Synthetic onlays that are implanted onto the surface of the cornea have the potential to become an alternative to spectacles and contact lenses for the correction of refractive error. A successful corneal onlay is dependent on development of a biocompatible polymer material that will maintain a healthy cornea after implantation and that will promote growth of corneal epithelial cells over the onlay, and development of a method for attachment of the onlay with minimal surgical invasiveness. The ideal onlay should be made of a material that is highly permeable yet has sufficient surface characteristics to stimulate stable and firm attachment of the corneal epithelium over the onlay. Recent research indicates that collagen I coated polymer materials that mimic the basement membrane of the corneal epithelium promote the most favorable growth of epithelial cells in vivo in comparison to wholly biological or synthetic materials.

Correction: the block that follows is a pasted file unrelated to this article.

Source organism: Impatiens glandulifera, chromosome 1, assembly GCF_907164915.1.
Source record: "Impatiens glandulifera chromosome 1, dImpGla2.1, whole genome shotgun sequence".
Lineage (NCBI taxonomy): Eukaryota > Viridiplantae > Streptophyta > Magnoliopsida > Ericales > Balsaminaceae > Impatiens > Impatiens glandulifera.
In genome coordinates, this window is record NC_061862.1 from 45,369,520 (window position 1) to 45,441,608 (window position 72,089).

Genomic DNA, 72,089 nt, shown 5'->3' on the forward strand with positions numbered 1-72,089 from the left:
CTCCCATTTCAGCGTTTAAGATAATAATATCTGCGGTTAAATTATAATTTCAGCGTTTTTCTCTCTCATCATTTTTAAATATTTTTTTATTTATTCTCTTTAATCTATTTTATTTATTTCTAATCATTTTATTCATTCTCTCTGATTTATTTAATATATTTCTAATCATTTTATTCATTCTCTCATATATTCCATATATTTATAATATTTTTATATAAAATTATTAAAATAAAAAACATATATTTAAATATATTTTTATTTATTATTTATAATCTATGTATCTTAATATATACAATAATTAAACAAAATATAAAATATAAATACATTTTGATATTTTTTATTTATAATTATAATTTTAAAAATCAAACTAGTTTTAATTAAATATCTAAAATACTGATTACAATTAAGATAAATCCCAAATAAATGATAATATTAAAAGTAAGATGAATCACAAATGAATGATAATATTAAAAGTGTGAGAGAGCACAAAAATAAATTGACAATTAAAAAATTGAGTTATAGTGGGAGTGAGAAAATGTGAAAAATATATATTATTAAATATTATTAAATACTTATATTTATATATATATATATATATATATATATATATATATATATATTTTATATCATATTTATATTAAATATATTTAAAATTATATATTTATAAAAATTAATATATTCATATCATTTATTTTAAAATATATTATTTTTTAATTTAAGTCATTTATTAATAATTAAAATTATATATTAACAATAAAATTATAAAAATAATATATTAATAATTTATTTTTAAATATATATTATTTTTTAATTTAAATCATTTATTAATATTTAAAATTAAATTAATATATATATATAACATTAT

Research Article| August 01 2001
Artificial Cornea: Towards a Synthetic Onlay for Correction of Refractive Error
Ruo Zhong Xie;
Biosci Rep (2001) 21 (4): 513–536.
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Ruo Zhong Xie, Serina Stretton, Deborah F. Sweeney; Artificial Cornea: Towards a Synthetic Onlay for Correction of Refractive Error. Biosci Rep 1 August 2001; 21 (4): 513–536. doi: https://doi.org/10.1023/A:1017900111663
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